To Be A Free People in Our Land – Family Programming

To Be A Free People in Our Land – Family Programming


Every year Israel Independence day is celebrated on the 5th day of the month of Iyar, which was the Hebrew date when on May 14, 1948 the modern state of Israel was proclaimed through an act of the United Nations.

Israel’s significance for Jews around the world today is larger than a one day celebration. As we look back on the past 63 years, it is clear that the existence of the State of Israel has given new meaning to how we think about the core value of Jewish peoplehood; Israel has made real once again the connection between Jews and a historical homeland.  Moreover, it intersects with our lives in so many ways that we thought it appropriate to think of Israel Independence Day, Yom Ha’atzmaut, like other Jewish holidays, like a chag.  As we know, some of our favorite holidays and festivals, chagim, take place over a number of days and are planted within calendar periods that have specific themes.    So instead of Yom Ha-atzmaut, the Day of Independence, we celebrate Chag Ha’atzmaut, the Festival of Independence.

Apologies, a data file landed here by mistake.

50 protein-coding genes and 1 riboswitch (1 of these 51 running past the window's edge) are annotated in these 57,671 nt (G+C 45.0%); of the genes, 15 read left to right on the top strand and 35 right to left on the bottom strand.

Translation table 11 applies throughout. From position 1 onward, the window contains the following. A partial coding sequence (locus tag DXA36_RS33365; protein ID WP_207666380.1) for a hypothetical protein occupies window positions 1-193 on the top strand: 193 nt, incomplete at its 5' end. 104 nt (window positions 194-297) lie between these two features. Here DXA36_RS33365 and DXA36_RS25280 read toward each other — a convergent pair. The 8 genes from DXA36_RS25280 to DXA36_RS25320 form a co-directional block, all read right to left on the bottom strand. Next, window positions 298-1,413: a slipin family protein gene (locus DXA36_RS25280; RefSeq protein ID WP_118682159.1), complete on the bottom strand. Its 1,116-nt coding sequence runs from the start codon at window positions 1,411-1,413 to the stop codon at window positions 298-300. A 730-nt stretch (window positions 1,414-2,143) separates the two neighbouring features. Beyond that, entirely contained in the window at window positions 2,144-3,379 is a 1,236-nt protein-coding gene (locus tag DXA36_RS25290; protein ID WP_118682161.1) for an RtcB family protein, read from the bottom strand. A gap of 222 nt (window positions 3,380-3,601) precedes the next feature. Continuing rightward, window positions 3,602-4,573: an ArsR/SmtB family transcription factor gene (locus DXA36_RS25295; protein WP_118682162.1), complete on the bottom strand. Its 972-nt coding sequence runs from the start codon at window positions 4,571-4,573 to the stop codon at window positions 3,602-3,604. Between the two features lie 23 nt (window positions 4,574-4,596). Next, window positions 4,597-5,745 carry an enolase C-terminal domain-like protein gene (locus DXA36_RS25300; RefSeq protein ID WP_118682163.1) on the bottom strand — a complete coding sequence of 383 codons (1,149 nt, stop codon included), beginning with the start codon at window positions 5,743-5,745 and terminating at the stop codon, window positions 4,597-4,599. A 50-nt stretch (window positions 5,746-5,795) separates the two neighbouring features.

Yom Ha’atzmaut, comes a short time after Passover and nine days after Yom HaShoah, Holocaust Memorial Day.  We have put together a list of nine family activities, for home and synagogue, which could take place during this time period.

The theme for all these activities is drawn from the words of Hatikvah (The Hope), Israel’s national anthem, which has become an anthem for Jews worldwide.  In fact, one of the suggested activities below is to become more familiar with the words and music of this song.

At the end of Ha-Tikvah, we sing these words:

Our hope has not been lost

The hope of two-thousand years

To be free people in our land

From these words we draw the theme for our celebration of Chag Ha-atzmaut.  Each of the suggested activities will help us explore in different combinations:

What does it mean to be free?

What does it mean to be a people?

What does it mean to have a land we can call our own?

What does it mean to be a “free people in our land”?

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